North County Transportation Coalition receive update on Antelope Valley Line study

FILE PHOTO. Metrolink train.

Efforts to improve service with a study of the Metrolink Antelope Valley Line is near a conclusion after nearly two years of outreach, officials said Monday.

The North Los Angeles County Transportation Coalition (NCTC) held its board meeting in Santa Clarita to hear about a series of items affecting transportation in and around the Santa Clarita Valley, which included the Antelope Valley Line.

The NCTC board, on which Santa Clarita Mayor Marsha McLean serves as vice chair, heard from Metro/Metrolink staff three different scenarios that are part of the study to upgrade service to a “clock-based” schedule for better service.

The 76.6-mile long AV line has the third-highest ridership in Metro’s system with about 7,000 passengers daily. Due to the mountainous terrain in the northern portion of the route, the average speed is approximately 40 mph, an estimated travel time of about two hours between Los Angeles Union Station and Lancaster. The route uses up to 42 trains per day.       

To improve operations, the study aims to analyze “increasing the frequency of the Metrolink services and develop a phased and prioritized approach for infrastructure improvements to support the level of services based on benefits, costs and impacts,” according to the staff report.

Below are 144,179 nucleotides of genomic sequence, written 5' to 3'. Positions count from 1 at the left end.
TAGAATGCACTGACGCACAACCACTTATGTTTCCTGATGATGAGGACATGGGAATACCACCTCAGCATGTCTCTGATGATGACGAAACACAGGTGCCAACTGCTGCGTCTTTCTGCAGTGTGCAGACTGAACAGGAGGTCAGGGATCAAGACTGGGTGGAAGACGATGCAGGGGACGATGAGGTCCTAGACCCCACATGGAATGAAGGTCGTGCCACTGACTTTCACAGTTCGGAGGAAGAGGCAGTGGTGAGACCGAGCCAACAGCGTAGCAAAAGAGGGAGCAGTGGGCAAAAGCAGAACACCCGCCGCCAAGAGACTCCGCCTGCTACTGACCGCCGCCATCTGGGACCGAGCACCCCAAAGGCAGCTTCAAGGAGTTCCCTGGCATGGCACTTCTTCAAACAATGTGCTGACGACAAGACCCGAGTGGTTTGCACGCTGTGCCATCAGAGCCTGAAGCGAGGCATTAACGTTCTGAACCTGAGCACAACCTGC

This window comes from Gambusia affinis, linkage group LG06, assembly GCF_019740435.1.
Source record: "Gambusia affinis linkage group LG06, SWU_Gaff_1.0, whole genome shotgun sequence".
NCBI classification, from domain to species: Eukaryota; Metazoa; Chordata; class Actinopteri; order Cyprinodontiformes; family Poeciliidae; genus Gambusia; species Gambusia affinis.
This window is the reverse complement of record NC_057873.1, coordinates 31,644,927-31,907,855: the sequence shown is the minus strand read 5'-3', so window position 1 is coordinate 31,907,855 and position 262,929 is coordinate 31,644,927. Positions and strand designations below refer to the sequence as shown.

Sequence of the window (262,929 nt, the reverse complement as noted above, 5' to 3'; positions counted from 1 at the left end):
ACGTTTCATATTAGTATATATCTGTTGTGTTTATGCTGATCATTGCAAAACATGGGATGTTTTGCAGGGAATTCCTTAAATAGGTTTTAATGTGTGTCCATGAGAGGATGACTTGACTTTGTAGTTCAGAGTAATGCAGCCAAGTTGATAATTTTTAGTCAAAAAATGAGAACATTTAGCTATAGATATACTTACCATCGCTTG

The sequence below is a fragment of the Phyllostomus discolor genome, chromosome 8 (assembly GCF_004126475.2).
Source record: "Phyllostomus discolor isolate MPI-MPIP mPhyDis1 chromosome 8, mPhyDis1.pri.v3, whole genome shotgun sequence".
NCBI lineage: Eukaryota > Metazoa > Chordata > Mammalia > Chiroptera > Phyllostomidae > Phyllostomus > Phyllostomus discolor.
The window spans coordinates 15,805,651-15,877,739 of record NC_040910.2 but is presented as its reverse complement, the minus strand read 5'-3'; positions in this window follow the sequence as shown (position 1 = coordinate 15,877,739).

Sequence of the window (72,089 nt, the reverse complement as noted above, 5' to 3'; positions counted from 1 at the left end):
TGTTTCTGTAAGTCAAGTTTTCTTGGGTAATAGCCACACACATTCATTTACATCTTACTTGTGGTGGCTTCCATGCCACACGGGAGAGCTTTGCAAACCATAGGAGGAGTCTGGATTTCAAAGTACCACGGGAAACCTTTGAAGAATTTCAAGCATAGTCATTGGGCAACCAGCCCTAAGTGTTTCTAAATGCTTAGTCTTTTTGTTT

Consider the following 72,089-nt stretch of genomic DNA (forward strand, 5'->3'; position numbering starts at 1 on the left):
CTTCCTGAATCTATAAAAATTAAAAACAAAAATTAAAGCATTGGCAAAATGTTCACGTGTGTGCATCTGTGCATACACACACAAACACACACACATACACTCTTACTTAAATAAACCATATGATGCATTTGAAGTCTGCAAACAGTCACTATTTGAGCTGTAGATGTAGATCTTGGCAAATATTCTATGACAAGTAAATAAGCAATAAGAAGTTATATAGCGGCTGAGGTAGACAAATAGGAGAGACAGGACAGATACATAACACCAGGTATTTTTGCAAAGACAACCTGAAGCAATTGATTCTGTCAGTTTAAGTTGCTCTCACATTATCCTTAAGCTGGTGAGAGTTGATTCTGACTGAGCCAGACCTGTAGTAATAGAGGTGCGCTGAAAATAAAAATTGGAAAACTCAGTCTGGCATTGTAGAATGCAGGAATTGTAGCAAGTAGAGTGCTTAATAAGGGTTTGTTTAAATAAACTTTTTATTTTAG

The three out of six scenarios NCTC stakeholders advised to move forward with are: one additional late evening train; two additional off-peak, round trips to provide hourly mid-day service; and improved peak service and semi-hourly, off-peak service. These would require four capital projects, said Jeanet Owens with Metro, which includes sliding extensions, double tracking some segments of the route and improvements to the Lancaster terminal.

“We’re basically moving forward with analyzing hourly bi-directional service on the Metrolink, as well as a 30-minute bi-directional service,” said Owens.

The analysis in the report calculated that these capital projects would cost $175.1 million. Brian Balderrama with Metro presented to board members a funding breakdown, showing that local funding would leverage federal and state capital funds for the projects.

The first portion of projects would be $41.8 million in Measure M funds, the 2016 sales tax increase for transportation projects. The second phase, at a $133.4 million total, would come from federal dollars (up to 61 percent) and the state (nearly 30 percent). If funded, the first phase of projects would be completed by 2025 and phase two by 2030, said Balderrama.

The study also looked at applied technology, such as clean vehicle technology and tilting train capability to handle curves for speeds up to 100 mph.  

Before finalizing the draft study, Metro is collecting surveys from the public for feedback on how to add more rail service. The survey closes Friday, April 26, and can be accessed at

In July, Metro plans to present the final AVL study to the Metro board, Balderrama said.

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